To the vexing question of whether the pronunciation is cliv-vea or clive-ea, we go with the latter but I have heard NZ enthusiasts use the former.

First published in the October issue of NZ Gardener in more or less the same form (slightly less, in this case).  

Orange seed will flower orange or red, yellow seeds will flower yellow

Orange seed will flower orange or red, yellow seeds will flower yellow

Clivias, with a sidetrack onto green flowers.

IMG_5576Clivias sure do light up a dark spot at this time of the year, for those of us who live in climates where they grow. This is not a family that will take much at all in the way of frost, though their preference for shaded, woodland conditions gives some protection against cold.

I used to quote Mark’s quip that if somebody wanted to be an expert in a particular plant, hellebores would be an easy family to choose. But as long as you are patient, clivias beat them hands down for simplicity. There are only about six different species to learn and they are dead easy to grow and care for, presenting few technical challenges. The drawback is that it takes much patience as they take several years before they reach flowering size. So if you are wanting to try and hybridise for different blooms or even just to raise plants from seed, you need to be prepared to wait.

Most of the plants in our garden are C. miniata seedlings and this is by far the most common type of clivia available. It is what gives the big heads of blooms.  We have quite a few, and almost as many again hanging around in pots waiting to be planted out. Less resilient plants would be dead by now. While I think they are wonderful focal points of colour in shady areas which are lush and green, I think one can have too many orange clivia, even too many clivia. But then we have always gone for the mix and match of a variety of plants to create a more natural effect rather than uniform blocks of one colour as favoured by mass planting landscapers. They combine particularly well with ferns.

IMG_5596I headed out with my flower basket to gather a single flower from a range of plants around the garden, feeling a little as if I was doing a geriatric Milly-Molly-Mandy impersonation. Given that ours are almost all seedlings, I was a little surprised at how consistent the flowers are when I started sorting them by colour. The variations are… subtle, shall we say?

IMG_5601IMG_5598To the right, we have the ones that age to red. Do not be like the novice gardener I heard of who ordered a swag of expensive red clivia for a mass planting in her ‘designed’ garden. They opened orange, so she dug them all back up again, complained and wanted them replaced. We have not seen clivia that actually open to pure red – some age to red.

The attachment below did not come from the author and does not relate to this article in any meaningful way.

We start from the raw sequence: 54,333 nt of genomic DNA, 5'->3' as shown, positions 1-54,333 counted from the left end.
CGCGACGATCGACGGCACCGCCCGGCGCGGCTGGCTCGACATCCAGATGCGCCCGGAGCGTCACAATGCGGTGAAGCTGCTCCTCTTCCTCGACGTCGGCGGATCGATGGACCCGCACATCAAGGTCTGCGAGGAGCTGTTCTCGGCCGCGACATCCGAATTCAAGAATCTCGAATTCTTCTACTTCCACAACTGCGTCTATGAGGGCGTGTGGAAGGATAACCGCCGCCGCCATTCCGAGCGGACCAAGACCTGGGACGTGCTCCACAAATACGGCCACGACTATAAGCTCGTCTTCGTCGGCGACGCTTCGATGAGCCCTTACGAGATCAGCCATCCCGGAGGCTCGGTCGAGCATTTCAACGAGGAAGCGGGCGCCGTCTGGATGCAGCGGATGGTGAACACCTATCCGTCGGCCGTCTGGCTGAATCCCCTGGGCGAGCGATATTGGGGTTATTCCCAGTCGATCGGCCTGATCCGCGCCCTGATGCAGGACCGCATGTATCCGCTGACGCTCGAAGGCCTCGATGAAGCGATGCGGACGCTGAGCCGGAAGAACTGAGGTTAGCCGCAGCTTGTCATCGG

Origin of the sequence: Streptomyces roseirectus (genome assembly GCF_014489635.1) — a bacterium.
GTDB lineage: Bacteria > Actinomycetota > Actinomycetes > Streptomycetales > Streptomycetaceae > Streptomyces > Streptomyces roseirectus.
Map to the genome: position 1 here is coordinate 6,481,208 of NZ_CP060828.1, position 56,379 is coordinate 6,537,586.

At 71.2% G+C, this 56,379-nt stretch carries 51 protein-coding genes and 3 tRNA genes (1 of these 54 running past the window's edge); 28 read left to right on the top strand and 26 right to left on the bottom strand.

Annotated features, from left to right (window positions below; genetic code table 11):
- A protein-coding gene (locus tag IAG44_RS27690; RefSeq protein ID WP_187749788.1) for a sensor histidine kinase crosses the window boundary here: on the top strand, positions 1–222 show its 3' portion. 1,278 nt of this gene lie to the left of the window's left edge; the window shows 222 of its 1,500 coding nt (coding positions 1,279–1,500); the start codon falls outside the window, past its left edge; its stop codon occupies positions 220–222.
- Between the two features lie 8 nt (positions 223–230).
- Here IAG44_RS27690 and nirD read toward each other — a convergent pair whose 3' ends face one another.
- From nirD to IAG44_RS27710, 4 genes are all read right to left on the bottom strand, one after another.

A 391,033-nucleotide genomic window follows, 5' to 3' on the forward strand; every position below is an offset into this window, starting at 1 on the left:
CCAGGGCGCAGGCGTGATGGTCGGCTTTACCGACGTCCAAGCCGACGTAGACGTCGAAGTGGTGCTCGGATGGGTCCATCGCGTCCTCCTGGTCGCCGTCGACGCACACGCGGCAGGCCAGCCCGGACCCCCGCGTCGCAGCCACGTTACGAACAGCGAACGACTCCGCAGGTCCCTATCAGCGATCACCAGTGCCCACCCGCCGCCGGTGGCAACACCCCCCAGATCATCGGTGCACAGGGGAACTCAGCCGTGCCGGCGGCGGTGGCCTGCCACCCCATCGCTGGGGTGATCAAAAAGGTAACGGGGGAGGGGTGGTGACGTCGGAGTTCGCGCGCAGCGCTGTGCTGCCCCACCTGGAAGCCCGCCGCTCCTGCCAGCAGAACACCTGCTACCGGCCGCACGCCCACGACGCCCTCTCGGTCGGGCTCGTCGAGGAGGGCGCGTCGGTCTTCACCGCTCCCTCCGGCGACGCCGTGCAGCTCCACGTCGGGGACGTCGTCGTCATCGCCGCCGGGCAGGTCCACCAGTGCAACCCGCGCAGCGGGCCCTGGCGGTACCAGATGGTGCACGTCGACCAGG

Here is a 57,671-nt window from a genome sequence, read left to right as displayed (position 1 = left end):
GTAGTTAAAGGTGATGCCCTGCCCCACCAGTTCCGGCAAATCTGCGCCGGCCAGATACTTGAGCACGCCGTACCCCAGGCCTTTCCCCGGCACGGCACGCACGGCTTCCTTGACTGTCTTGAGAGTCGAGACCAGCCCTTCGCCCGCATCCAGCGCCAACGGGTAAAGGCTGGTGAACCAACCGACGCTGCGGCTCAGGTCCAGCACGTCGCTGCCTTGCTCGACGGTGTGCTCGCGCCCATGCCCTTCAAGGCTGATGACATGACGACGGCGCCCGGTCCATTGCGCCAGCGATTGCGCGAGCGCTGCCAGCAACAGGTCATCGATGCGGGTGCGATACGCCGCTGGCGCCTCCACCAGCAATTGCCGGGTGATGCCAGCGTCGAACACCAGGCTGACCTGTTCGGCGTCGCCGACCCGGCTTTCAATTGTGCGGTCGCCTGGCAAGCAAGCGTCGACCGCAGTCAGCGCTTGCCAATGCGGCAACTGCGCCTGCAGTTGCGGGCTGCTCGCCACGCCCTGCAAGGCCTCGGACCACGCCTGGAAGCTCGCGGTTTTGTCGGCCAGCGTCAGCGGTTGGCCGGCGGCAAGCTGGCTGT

IMG_5597On the left, very battered by bad weather, are a couple of examples of blooms heading to what are called the peach tones. Like many other clivia enthusiasts, Mark has been playing around crossing different plants to try and extend the colour range and the peachy ones are certainly different to the yellows which are the comparator. We have yet to acquire any of the green throated clivia which would add a worthwhile variant.

A recent newspaper article referencing the very recent green clivias had Mark snorting. He is not a fan of green flowers at all, but a net search for images shows that they are more white clivias with green markings which is a great deal more interesting.

Satyrium odorum - green flower insignificance

Satyrium odorum – green flower insignificance

Why is Mark sniffy about green flowers? It is because he is first and foremost a gardener so he assesses plants on garden performance and appearance. And when the most dominant colour in a garden is invariably green, he sees no merit in green flowers. They meld into the surroundings. Take the green orchid, Satyrium odorum. I had to pick them because I had no hope of getting a clear photo of them in the garden. They have an interesting, strong, cinnamon scent but are insignificant as garden plants. If we hadn’t been given a whole lot of them, I wouldn’t be bothering with them.

068Earlier articles include a step by step guide to how to dig and divide clivias and a short piece on seed colour and future flower colour. To save you having to google the basic details, clivias are native to southern Africa and Swaziland, evergreen, used to growing with low light levels and belong to the Amaryllidaceae family. Over time (many years), they can get quite large – well over a metre in diameter and the same in height. Clive-ea or clivvia? We pronounce it clive-ea because it was named for a member of the Clive family, but it is probably optional.